PG-13 80 mins. Justin Barber USA 2017
I loved Daniel Myrick and Eduardo Sánchez’s The Blair Witch Project when it first came out in 1999, and I’ve remained a staunch fan ever since. That interest has spilled over onto the found-footage subgenre of horror more generally, and I’m willing to forgive a lot (Why is she still filming what’s going on?) to see what directors can offer in the way of innovation. Sometimes I’ve been pleasantly surprised: Paranormal Activity (Oren Peli, 2007), Paranormal Activity 2 (Tod Williams, 2010), Willow Creek (Bobcat Goldthwait, 2013), Creep (Patrick Brice, 2014), and The Break-In (Justin Doescher, 2016) are all worthy horror films. I was excited, then, to hear about Phoenix Forgotten, directed by Justin Barber and written by Barber and T. S. Nowlin and released on April 21, 2017. Found-footage horror was at the theater again—and previews looked promising. Phoenix Forgotten seemed self-consciously to recognize its famous 1999 antecedent, with the billboard prominently featuring three missing teens. Could this be the film to re-create what Myrick and Sánchez accomplished almost twenty years ago?
By Kaitlyn Way
Children in horror fiction and film often challenge romantic perceptions of childhood as an idyllic and innocent phase of life. These representations of children frequently serve as either a warning against familial instability or as an indication of society’s collective fears and anxieties. With this in mind, Joseph’s Ruben’s 1993 psychological thriller The Good Son reacts to the “parental panic” of the late twentieth-century and to the widespread belief that American childhood was disintegrating.*
TV-14 87 mins. Dominic James Canada 2016
Despite themes ranging from suicide to mental illness, Wait Till Helen Comes is ostensibly a horror film geared toward the PG set. Drawing heavily from its source material, Mary Dowling Hahn’s 1986 YA classic of the same name, the film deserves credit for trusting its audience to follow a somewhat complicated narrative structure. While there have been some exceptions, most notably the brilliant Lady in White(1998), horror films marketed toward younger teens have often relied upon jump scares and gross out shock scenes to move the plot. For example, the moment when the witches peel off their human masks in The Witches (1990) or when the maggot covered meat is revealed in Poltergeist (1982). Wait Till Helen Comes does the complete opposite. It is slow moving and picturesque with a sensibility that is more implied horror. And the end result is a very mixed bag. Read more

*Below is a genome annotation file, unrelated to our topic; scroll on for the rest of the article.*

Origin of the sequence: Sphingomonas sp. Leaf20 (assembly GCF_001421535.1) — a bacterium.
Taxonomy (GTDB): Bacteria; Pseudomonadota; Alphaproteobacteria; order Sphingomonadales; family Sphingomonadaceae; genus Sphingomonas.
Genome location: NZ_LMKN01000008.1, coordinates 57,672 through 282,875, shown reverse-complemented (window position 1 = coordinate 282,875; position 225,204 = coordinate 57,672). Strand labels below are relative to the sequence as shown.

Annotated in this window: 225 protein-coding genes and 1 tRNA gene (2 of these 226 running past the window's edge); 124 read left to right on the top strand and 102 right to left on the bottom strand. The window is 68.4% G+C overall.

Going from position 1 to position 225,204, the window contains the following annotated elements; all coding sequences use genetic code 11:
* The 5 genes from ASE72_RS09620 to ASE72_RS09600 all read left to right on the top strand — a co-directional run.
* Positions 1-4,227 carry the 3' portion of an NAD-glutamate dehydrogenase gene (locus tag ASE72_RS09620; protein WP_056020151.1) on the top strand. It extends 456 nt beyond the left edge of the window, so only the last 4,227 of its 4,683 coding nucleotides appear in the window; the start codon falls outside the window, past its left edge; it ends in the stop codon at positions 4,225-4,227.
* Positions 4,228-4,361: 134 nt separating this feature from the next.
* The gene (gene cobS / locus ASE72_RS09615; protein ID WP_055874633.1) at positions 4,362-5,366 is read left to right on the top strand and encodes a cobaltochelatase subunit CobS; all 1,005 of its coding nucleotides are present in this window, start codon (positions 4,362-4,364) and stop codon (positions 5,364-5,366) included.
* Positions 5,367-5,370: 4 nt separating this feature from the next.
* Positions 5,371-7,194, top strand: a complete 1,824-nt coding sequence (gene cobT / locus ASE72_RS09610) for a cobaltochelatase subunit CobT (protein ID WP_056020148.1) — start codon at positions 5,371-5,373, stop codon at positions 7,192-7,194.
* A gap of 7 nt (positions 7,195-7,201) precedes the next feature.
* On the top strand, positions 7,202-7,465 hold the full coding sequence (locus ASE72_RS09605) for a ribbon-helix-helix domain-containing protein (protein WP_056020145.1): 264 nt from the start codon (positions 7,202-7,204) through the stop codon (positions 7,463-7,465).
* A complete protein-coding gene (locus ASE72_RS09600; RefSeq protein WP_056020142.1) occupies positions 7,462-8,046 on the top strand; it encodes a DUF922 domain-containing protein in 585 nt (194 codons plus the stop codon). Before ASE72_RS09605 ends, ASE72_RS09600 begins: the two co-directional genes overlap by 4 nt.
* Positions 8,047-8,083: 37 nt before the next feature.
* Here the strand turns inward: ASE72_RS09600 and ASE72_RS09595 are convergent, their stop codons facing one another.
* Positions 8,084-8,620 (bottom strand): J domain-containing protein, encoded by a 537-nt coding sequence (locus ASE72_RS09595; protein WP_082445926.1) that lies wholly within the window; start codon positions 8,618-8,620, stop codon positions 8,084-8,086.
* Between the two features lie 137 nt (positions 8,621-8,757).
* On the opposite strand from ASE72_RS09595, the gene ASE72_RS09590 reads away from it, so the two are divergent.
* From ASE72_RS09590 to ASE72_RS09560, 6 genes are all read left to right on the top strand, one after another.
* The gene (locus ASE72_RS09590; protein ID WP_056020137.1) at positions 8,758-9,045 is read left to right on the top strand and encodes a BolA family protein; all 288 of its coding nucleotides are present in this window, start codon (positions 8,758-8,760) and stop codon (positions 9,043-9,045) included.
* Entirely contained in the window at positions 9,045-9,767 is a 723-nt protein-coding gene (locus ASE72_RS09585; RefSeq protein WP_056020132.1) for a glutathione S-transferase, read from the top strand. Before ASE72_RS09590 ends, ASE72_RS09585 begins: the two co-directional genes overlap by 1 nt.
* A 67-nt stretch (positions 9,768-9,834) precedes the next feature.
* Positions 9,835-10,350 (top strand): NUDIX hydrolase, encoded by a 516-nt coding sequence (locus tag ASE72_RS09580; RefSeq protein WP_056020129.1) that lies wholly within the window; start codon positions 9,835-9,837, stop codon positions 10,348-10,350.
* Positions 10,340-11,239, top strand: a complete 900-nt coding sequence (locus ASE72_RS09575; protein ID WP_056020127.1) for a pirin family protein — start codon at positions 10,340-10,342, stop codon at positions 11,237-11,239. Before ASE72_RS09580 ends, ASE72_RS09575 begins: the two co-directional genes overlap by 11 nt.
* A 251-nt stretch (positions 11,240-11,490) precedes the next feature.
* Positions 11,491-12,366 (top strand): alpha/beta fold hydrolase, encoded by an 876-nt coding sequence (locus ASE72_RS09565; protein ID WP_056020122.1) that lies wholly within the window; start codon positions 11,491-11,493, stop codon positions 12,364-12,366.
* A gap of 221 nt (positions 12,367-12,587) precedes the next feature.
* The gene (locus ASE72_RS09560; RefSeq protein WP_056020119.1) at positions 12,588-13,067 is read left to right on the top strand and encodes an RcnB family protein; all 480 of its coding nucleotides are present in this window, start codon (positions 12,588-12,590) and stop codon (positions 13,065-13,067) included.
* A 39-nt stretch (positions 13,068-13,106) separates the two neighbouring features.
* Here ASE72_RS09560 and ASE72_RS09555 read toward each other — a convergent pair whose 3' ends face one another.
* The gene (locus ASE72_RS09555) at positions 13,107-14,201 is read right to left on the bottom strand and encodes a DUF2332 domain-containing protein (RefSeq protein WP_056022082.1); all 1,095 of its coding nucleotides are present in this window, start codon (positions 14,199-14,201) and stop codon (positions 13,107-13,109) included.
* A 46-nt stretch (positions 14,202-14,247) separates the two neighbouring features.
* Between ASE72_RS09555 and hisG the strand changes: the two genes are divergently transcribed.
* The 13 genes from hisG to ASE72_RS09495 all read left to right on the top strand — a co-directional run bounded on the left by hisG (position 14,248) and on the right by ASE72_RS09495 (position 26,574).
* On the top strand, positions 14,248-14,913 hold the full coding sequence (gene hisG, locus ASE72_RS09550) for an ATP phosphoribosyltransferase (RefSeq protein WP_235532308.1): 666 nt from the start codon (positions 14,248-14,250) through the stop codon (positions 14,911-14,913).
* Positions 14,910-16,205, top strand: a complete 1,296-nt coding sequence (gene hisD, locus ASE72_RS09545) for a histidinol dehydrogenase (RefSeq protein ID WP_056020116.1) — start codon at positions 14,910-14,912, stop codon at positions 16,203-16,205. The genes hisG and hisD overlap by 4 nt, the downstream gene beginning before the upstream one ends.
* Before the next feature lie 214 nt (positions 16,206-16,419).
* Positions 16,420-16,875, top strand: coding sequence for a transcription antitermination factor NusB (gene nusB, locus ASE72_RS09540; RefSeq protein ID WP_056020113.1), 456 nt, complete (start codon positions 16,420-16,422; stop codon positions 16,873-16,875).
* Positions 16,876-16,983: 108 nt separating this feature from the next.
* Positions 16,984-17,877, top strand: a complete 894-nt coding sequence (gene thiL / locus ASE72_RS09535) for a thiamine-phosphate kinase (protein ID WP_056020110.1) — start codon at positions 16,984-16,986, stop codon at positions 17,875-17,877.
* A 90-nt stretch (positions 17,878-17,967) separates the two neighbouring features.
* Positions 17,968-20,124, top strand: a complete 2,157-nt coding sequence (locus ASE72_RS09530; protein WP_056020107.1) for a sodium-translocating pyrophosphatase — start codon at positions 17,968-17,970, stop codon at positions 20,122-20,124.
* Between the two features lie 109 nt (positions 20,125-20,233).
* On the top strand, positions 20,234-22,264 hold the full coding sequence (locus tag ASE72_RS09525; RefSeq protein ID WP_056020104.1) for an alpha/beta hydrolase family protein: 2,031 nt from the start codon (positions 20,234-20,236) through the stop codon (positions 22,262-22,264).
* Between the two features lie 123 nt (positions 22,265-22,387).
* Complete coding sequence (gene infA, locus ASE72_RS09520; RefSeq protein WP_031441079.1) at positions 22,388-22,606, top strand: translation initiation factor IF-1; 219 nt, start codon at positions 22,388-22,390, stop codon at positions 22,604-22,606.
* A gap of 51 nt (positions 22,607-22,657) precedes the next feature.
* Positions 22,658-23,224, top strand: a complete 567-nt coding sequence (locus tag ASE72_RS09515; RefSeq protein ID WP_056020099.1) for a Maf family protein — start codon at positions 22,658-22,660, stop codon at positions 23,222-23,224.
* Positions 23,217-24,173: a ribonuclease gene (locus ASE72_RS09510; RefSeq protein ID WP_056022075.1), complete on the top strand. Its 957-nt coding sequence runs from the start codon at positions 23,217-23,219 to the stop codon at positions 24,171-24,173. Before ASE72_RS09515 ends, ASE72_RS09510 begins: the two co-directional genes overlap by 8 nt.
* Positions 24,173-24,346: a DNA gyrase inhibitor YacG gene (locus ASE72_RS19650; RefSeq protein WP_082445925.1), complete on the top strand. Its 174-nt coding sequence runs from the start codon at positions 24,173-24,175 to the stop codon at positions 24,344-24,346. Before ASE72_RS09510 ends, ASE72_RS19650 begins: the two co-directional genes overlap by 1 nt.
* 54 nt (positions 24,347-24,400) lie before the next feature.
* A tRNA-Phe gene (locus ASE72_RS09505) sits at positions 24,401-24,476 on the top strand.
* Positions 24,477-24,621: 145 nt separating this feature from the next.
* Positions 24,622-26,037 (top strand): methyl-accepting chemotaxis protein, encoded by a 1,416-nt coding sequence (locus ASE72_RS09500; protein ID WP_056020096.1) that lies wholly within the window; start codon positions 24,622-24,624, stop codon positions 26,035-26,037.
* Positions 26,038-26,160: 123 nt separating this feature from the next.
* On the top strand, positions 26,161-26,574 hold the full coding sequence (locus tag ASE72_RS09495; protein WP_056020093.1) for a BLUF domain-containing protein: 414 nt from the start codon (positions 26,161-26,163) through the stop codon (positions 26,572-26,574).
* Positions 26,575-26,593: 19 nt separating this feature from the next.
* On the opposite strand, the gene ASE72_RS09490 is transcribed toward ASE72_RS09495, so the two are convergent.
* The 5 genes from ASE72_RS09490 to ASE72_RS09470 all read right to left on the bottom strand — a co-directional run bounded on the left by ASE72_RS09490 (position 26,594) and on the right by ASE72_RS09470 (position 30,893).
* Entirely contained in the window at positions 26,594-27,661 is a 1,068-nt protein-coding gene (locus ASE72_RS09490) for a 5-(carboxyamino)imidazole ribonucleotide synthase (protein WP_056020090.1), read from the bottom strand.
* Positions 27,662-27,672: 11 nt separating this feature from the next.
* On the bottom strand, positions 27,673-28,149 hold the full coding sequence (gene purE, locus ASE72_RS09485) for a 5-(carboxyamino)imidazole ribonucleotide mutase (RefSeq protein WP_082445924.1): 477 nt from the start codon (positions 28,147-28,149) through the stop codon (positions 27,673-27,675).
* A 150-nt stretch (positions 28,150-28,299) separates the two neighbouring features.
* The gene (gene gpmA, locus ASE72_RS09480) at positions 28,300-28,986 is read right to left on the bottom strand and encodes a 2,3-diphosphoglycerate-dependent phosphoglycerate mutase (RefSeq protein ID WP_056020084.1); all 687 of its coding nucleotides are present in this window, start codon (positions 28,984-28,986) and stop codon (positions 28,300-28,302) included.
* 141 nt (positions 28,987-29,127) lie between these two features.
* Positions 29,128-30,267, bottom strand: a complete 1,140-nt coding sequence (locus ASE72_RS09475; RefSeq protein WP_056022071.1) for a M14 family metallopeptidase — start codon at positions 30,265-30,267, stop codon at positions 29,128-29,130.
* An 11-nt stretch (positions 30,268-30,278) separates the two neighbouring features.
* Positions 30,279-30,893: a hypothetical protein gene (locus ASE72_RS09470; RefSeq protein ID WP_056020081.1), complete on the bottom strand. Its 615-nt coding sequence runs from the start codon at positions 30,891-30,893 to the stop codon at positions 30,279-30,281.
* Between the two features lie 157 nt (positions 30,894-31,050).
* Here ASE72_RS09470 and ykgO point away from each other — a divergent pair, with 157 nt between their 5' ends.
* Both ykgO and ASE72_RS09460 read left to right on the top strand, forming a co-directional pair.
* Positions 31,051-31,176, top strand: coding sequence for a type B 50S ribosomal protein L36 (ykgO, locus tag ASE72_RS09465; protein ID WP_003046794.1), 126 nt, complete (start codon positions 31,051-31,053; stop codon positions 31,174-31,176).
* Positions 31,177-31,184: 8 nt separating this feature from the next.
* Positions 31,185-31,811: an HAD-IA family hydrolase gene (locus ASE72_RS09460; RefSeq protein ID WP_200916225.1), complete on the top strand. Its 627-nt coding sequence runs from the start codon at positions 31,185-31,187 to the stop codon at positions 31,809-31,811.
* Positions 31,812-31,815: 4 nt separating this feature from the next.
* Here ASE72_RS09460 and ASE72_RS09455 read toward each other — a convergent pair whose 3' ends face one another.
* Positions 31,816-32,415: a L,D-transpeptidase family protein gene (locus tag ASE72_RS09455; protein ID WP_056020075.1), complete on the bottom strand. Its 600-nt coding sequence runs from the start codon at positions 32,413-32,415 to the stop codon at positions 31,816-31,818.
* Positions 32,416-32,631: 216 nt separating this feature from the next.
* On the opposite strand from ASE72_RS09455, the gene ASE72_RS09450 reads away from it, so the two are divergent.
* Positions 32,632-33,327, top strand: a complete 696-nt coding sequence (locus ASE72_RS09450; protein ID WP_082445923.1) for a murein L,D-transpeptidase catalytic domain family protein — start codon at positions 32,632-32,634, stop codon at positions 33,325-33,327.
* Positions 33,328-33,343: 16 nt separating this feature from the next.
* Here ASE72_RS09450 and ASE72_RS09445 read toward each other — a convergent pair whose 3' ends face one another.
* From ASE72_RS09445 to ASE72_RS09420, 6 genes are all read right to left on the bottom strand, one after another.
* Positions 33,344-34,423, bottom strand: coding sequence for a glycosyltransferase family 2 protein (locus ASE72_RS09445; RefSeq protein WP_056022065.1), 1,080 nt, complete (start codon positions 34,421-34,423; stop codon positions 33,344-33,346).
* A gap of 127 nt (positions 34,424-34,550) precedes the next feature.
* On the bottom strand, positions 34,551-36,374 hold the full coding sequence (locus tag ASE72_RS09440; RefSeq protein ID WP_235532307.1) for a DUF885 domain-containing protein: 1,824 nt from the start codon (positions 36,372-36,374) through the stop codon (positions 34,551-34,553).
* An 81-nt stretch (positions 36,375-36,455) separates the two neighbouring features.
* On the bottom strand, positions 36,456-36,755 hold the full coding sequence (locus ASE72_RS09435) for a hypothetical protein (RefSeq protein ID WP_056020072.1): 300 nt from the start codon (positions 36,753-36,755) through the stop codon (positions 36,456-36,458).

My most awe inspiring encounters with nefarious rabbits include the first time I laid eyes on the massive black costume of “Bunny” while at a rave with Rabbit in the Moon and the first time that my innocent anticipating eyes consumed the film Watership Down (1978). While both of these are definitively scary (and potentially traumatizing), they do not encompass the spirit of Easter. If your family is anything like mine, nothing spells holidays like some old fashioned repression and subsequent bursts of aggression (or passive aggressiveness in our house). For all of you who can appreciate laughing at inappropriate times and poking fun at established traditions, then this list is for you!
NR 92 mins. Geoffrey Orthwein & Andrew Sullivan USA 2017
Bokeh is a beautiful film, shot on location in a deserted Iceland. It’s worth watching solely for the landscape and the cinematography (by Joe Lindsay), yet there is more than that to Bokeh. Not least, it stars the talented Maika Monroe (The Guest , It Follows ) as well as Matt O’Leary, playing characters who respond in entirely different ways to the cataclysm that strikes them and without whose undeniable abilities the film would have fallen flat, left to depend only on its landscapes.
The film follows a young couple, Jenai and Riley, who are on a dream vacation (Riley’s dream) in Iceland. They wake up one day to find that everyone in the town, indeed seemingly everyone on the planet, is gone. The film is not about the event itself—there’s a flash in the sky and that’s it: the event is not dramatized and it’s not explained. Instead, the film is about what Jenai and Riley do once they’ve discovered that they are utterly alone and far from their home. The power is still on, the Internet is working, they have cell phone service. There are just no humans left besides themselves.